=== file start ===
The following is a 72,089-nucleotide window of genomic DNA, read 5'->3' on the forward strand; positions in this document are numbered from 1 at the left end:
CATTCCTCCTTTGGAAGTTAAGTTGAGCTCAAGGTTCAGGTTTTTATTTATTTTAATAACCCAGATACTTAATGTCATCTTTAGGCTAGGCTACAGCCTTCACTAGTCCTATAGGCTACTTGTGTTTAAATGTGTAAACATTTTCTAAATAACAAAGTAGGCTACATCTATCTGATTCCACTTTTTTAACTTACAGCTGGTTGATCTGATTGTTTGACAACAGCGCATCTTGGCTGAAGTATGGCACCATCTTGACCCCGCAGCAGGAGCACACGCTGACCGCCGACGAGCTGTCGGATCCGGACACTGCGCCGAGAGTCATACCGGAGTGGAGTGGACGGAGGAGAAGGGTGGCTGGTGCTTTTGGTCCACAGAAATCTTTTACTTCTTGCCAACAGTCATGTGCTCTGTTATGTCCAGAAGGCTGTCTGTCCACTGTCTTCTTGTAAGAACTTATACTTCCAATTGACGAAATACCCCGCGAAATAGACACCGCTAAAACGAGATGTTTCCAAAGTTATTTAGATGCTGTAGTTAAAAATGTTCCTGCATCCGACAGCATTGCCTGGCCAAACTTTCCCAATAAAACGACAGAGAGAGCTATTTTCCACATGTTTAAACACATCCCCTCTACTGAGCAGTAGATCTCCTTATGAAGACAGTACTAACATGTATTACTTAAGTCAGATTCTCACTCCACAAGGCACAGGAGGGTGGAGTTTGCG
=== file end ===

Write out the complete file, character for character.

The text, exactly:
The following is a 72,089-nucleotide window of genomic DNA, read 5'->3' on the forward strand; positions in this document are numbered from 1 at the left end:
CATTCCTCCTTTGGAAGTTAAGTTGAGCTCAAGGTTCAGGTTTTTATTTATTTTAATAACCCAGATACTTAATGTCATCTTTAGGCTAGGCTACAGCCTTCACTAGTCCTATAGGCTACTTGTGTTTAAATGTGTAAACATTTTCTAAATAACAAAGTAGGCTACATCTATCTGATTCCACTTTTTTAACTTACAGCTGGTTGATCTGATTGTTTGACAACAGCGCATCTTGGCTGAAGTATGGCACCATCTTGACCCCGCAGCAGGAGCACACGCTGACCGCCGACGAGCTGTCGGATCCGGACACTGCGCCGAGAGTCATACCGGAGTGGAGTGGACGGAGGAGAAGGGTGGCTGGTGCTTTTGGTCCACAGAAATCTTTTACTTCTTGCCAACAGTCATGTGCTCTGTTATGTCCAGAAGGCTGTCTGTCCACTGTCTTCTTGTAAGAACTTATACTTCCAATTGACGAAATACCCCGCGAAATAGACACCGCTAAAACGAGATGTTTCCAAAGTTATTTAGATGCTGTAGTTAAAAATGTTCCTGCATCCGACAGCATTGCCTGGCCAAACTTTCCCAATAAAACGACAGAGAGAGCTATTTTCCACATGTTTAAACACATCCCCTCTACTGAGCAGTAGATCTCCTTATGAAGACAGTACTAACATGTATTACTTAAGTCAGATTCTCACTCCACAAGGCACAGGAGGGTGGAGTTTGCG